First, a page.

18. 18. 18 Storage Problem  Increased use of technologies such as memcached for frequently accessed data    This technique uses RAM caching Used in conjunction with compression this can be very useful for transactional loads Hybrid SDD/HDD storage systems managed intelligently
  19. 19. 19 Data Center Power consumption  In 2005 data center power usage was 1% of the worlds power consumption.  The current power usage is estimated to be as high as 1.5% world wide and up to 2.2% of US power consumption.
  20. 20. 20 Data Center Power consumption  Why    should you care? Every year there are rolling blackouts though the summer because utilities cannot keep up with demand. Energy costs are higher than equipment costs. Loss of electricity or computing capabilities can pose national security risks
  21. 21. 21 Efficiency Basics  Power Usage Effectiveness (PUE) developed by the Green Grid is a widely accepted measure of data center efficiency.  PUE Calculation Total data center energy consumption IT energy consumption=PUE
  22. 22. 22 PUE explained A PUE of one means that all energy consumptions is being used by the servers, storage devices and networking equipment.   Reaching one is the goal, but may not be possible currently… However, Google has reached reach a Power Usage Effectiveness (PUE) of 1.16.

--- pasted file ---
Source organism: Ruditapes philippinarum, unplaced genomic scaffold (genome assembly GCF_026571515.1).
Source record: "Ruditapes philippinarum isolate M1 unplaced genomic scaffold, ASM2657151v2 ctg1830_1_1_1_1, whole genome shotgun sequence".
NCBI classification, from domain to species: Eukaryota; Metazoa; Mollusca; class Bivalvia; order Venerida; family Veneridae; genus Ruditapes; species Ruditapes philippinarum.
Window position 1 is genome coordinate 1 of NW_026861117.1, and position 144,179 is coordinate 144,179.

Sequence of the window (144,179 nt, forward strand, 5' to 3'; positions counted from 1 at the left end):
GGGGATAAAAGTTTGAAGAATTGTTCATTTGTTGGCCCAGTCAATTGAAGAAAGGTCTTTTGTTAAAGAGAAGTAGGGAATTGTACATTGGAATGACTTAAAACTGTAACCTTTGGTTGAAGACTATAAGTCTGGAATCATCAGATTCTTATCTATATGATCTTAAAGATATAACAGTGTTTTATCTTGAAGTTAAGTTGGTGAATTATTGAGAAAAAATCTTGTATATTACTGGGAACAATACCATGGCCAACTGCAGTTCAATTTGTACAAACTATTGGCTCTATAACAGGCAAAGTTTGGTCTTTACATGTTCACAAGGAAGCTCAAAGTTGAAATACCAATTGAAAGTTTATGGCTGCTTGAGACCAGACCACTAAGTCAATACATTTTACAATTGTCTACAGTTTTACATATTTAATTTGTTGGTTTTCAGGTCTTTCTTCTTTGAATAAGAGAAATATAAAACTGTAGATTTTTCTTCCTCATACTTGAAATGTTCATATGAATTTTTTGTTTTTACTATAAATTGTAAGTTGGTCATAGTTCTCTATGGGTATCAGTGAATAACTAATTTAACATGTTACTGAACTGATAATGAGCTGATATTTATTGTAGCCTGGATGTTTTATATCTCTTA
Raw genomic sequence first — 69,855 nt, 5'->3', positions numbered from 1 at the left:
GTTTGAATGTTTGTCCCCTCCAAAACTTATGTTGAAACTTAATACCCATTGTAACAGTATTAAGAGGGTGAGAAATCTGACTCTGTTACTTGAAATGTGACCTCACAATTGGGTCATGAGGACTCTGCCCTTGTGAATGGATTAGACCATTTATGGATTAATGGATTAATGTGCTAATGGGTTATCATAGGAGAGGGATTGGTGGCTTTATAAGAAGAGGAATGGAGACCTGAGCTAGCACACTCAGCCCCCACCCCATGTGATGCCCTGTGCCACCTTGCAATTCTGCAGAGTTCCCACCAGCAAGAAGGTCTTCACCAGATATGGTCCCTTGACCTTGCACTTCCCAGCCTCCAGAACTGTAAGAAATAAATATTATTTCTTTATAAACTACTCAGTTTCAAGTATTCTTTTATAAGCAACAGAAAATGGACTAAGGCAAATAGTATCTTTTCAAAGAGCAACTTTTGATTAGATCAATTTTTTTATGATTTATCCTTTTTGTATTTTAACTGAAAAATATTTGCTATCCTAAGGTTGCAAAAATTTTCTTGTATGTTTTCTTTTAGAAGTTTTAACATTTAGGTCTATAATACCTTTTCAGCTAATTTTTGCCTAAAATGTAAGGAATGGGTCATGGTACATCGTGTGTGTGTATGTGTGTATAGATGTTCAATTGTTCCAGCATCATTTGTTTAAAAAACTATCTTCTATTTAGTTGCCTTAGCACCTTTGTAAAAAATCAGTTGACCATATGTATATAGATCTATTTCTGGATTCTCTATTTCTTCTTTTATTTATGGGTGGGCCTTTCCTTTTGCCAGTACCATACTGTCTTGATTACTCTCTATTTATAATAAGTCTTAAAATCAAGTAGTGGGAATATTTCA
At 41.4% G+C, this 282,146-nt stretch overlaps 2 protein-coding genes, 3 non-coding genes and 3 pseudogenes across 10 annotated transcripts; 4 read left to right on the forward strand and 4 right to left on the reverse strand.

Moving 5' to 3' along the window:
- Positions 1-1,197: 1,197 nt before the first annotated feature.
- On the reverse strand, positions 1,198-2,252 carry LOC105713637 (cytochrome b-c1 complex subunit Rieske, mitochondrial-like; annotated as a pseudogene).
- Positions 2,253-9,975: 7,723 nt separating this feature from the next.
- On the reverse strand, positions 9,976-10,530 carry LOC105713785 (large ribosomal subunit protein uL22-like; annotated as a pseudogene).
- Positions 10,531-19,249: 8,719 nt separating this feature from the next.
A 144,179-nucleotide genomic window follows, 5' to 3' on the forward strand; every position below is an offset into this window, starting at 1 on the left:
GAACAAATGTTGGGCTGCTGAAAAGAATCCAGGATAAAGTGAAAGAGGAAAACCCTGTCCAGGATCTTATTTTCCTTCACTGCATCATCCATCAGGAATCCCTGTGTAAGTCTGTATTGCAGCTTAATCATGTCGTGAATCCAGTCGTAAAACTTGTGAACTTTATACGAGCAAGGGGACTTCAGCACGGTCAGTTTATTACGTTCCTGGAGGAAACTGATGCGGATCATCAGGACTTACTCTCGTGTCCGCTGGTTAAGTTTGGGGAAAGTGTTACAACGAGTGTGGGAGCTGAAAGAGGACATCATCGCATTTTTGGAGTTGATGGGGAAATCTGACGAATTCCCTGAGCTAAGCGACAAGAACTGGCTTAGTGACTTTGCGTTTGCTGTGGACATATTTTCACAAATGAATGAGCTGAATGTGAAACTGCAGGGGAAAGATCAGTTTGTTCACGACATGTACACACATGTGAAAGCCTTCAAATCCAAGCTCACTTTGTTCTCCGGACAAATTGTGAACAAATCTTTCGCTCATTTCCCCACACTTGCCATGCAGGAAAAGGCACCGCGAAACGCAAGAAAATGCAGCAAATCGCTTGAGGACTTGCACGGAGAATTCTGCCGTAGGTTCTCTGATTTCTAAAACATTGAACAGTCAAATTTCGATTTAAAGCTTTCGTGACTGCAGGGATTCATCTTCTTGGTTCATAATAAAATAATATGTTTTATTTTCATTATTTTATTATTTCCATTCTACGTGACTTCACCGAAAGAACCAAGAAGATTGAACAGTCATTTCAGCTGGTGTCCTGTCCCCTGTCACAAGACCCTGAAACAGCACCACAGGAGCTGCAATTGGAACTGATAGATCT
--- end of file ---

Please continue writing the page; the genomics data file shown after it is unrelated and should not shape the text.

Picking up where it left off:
23. 23. 23 There is a better way… According to Google “if all data centers operated at the same efficiency as ours, the U.S. alone would save enough electricity to power every household within the city limits of Atlanta, Los Angeles, Chicago, and Washington, D.C.”
  24. 24. 24 Google   Google tracks its PUE Data centers are run at 80 degree Fahrenheit or more     This “conforms with both the American Society of Heating, Refrigerating, and Air Conditioning Engineers' recommendations and most IT equipment manufacturers' specs.” Data centers can be cooled without chillers Remaining chillers have disabled “dehumidifying and reheating functions on CRACs. Most are set to dehumidify air to 40% and reheat air if the return air is too cold, but these functions aren’t needed.” Each data center element is designed to operate at optimal efficiency
  25. 25. 25 Google: How did they do it?  Power Supply    The average power supply converts power from AC to DC accounting for 30 to 40% in power loss. This process also produces heat Google power supplies do not perform this costly conversion and have an integrated UPS.  “We’ve also cut out 2 of the AC / DC conversion stages by putting back-up batteries on the server racks themselves.”
  26. 26. 26 Google: Custom Servers  Parts are omitted “on servers that aren't needed for our applications. Hardware is limited to what is necessary for the applications to run, and does not include unnecessary components such as peripheral connectors or video cards. We also optimize our servers and racks to use minimal fan power, and the fans are controlled to spin only as fast as necessary to keep the server temperature below a threshold.”
  27. 27. 27 Cascade Effect
  28. 28. 28 Facebook  Facebook recently adopted a novel power distribution design that removes uninterruptible power supply (UPS) and power distribution units (PDUs) from the data center.  The new design shifts the UPS and battery backup functions from the data center by adding 12 volt battery cabinets  Facebook’s datacenter has a PUE of 1.07